Through this TMT, women entrepreneurs now have a strong business foundation and are ready to export their products. Women are supported to generate employment opportunities for themselves and are empowered to become more than just their roles as mothers, wives and sisters. Nigest’s journey shows us that by joining forces with one another, many great improvements can be achieved.

Before OKP Current situation Upcoming years

Women entrepreneurs in Ethiopia aimed to export products internationally but needed more knowledge about the foreign market

Building partnerships with foreign markets and equipping women entrepreneurs with applicable business knowledge

Women-led businesses are export ready and starts selling their products to countries in Africa and outside the continent

Sustainable development goals: SDG4, SDG5, SDG8 and SDG17.

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Week #21
Uganda: Bringing SRHR to life and breaking the menstruation taboo

In Uganda, many efforts are being made to spread awareness about menstrual health management (MHM). People often struggle to afford sanitary products and have trouble understanding about the correct ways of handling menstruation hygienically.. To close this information gap and break the menstrual taboo, training on MHM by master trainers is delivered in various communities, targeting not only girls and women, but also men.

Faith Mairah is a trainer who received training in the Tailor-Made Training+ (TMT+) ‘Bringing Sexual Reproductive Health and Rights to life in Menstrual Health Management Trainings in Uganda’. She teaches women and girls in various communities, such as schools and local municipalities. During the training, she reviewed manuals, course modules and policies surrounding MHM issues to see which aspects of them can be improved. Mairah is also developing MHM-related course modules and teaching toolkits for trainers to utilise, which will be submitted to the Ugandan Ministry of Education and Sports and applied to MHM education once approved.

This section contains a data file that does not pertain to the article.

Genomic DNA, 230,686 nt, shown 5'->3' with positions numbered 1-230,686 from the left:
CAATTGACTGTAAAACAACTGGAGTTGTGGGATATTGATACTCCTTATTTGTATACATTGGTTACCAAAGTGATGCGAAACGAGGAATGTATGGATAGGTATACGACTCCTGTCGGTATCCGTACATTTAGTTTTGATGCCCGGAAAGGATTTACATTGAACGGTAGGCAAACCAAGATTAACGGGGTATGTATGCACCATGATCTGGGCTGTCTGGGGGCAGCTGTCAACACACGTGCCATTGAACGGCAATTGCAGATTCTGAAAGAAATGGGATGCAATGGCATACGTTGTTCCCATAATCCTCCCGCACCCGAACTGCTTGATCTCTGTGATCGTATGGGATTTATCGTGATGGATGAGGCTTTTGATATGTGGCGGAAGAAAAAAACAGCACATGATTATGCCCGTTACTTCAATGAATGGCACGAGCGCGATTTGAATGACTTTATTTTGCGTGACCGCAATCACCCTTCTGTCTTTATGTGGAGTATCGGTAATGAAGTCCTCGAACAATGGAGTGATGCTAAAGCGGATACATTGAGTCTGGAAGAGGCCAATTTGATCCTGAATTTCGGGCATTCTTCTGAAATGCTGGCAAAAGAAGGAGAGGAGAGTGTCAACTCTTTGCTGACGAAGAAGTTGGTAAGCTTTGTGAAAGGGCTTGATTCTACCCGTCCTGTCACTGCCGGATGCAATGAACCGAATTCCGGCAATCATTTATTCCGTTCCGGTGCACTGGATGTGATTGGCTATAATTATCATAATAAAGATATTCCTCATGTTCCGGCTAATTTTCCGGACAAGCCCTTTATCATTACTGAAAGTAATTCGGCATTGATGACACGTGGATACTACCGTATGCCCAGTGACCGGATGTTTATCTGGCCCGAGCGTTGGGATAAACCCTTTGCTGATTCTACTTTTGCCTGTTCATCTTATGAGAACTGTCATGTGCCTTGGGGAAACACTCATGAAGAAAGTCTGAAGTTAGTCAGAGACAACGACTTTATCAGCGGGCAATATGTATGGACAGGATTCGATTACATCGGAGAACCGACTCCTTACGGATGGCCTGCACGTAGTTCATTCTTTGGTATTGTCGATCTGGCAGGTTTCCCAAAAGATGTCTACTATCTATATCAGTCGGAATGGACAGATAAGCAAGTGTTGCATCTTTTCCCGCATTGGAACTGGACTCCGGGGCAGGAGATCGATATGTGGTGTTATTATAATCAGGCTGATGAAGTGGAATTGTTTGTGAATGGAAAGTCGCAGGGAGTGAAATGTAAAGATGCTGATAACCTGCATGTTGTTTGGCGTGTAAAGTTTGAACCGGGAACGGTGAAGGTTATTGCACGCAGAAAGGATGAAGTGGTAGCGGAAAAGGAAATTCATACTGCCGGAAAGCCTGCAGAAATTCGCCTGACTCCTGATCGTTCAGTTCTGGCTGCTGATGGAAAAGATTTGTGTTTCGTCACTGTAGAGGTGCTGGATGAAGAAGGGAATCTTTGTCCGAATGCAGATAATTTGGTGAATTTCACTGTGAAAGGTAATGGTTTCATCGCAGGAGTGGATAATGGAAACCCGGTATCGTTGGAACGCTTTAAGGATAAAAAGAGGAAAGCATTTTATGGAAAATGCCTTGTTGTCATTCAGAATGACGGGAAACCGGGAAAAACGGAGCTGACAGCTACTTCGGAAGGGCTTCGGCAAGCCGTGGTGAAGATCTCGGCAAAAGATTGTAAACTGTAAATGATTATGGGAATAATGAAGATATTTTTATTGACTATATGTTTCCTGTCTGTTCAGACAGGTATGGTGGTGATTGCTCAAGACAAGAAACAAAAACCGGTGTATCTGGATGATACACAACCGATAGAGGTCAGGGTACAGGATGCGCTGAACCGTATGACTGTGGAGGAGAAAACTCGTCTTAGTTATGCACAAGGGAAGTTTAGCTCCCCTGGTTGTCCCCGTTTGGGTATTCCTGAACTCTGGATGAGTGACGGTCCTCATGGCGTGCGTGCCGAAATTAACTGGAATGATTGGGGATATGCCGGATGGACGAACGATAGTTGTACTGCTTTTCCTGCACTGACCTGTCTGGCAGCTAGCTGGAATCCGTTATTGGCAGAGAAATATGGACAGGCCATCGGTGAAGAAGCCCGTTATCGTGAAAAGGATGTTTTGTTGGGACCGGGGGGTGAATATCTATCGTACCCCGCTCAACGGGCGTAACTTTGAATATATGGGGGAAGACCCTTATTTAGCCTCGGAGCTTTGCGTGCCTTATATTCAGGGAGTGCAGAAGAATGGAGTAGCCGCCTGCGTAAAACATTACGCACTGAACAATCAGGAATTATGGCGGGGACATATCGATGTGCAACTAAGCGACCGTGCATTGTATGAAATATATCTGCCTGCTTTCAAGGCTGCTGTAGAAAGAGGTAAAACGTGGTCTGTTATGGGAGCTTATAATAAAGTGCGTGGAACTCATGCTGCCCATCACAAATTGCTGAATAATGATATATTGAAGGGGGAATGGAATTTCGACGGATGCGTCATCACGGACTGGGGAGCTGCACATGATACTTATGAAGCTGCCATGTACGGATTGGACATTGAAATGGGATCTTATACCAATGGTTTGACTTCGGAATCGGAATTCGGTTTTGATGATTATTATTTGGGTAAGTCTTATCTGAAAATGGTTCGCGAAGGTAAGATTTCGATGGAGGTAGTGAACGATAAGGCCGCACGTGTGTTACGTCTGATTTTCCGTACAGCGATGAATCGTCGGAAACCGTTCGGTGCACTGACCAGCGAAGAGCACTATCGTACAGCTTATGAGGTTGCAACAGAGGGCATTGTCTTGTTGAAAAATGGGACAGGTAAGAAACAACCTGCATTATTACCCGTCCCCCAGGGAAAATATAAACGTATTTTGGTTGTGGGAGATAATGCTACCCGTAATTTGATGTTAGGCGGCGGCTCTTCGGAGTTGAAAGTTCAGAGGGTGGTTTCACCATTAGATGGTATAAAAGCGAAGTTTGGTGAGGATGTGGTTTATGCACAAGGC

Through the TMT+, Mairah saw the importance of incorporating water, sanitation & hygiene (WASH) and sexual & reproductive health rights (SRHR) into her MHM modules. She also learned new teaching methods that focus on delivering the right context to the right audience. Now, she is confident that her training will play a role in opening up more conversations about MHM in Uganda, along with more male involvement.

Impact makers like Mairah help create a safe environment for women and girls in their communities to talk about MHM. By starting with small steps and cooperation, long-lasting influential changes are already being made in Uganda.

This TMT+ is a collaboration between WASH Alliance Uganda, the Sexual Reproductive Health and Rights (SRHR) Alliance Uganda, Simavi and SHE Collaborates - Maastricht University.

Before OKP Current situation Upcoming years

Women & girls miss out on employment or education opportunities because they often do not have access to sanitary products

New menstruation hygiene teaching modules are implemented, targeting both men and women.

Menstrual health policies are simplified and issues are supported by the government, mindset change about menstruation among men

Sustainable development goals: SDG1, SDG3, SDG4 and SDG5.

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Muhammed and Ayan

Week #20
Jordan: Aerial research, aerial à capitalise

The sky is the limit!

To highlight the successful end of our MENA Regional Alumni Party event last week, our #OrangeKnowledgeImpactSeries today will feature a Tailor-Made Training (TMT) in Jordan. This TMT focuses on aerial research and is a series of training sessions between the University of Jordan and Universiteit Twente (Faculty of Geo-Information Science and Earth Observation (ITC) of the University of Twente). The initiative encourages the broader usage of remote sensing applications, unmanned aerial vehicles (UAVs) and satellite imagery.

Participants of the training have various backgrounds. Muhammad Shukri Al-Karmi and Ayman Alawaisi work at the Jordanian Ministry of Agriculture. Together, they analyse practical ways in which challenges to agricultural and forestry lands can be minimised and solved with the help of UAVs and satellite images. With the latest tools, they prioritise the protection, production and sustainable management of forest and agricultural areas in order to positively effect sustainable food production and water management in Jordan.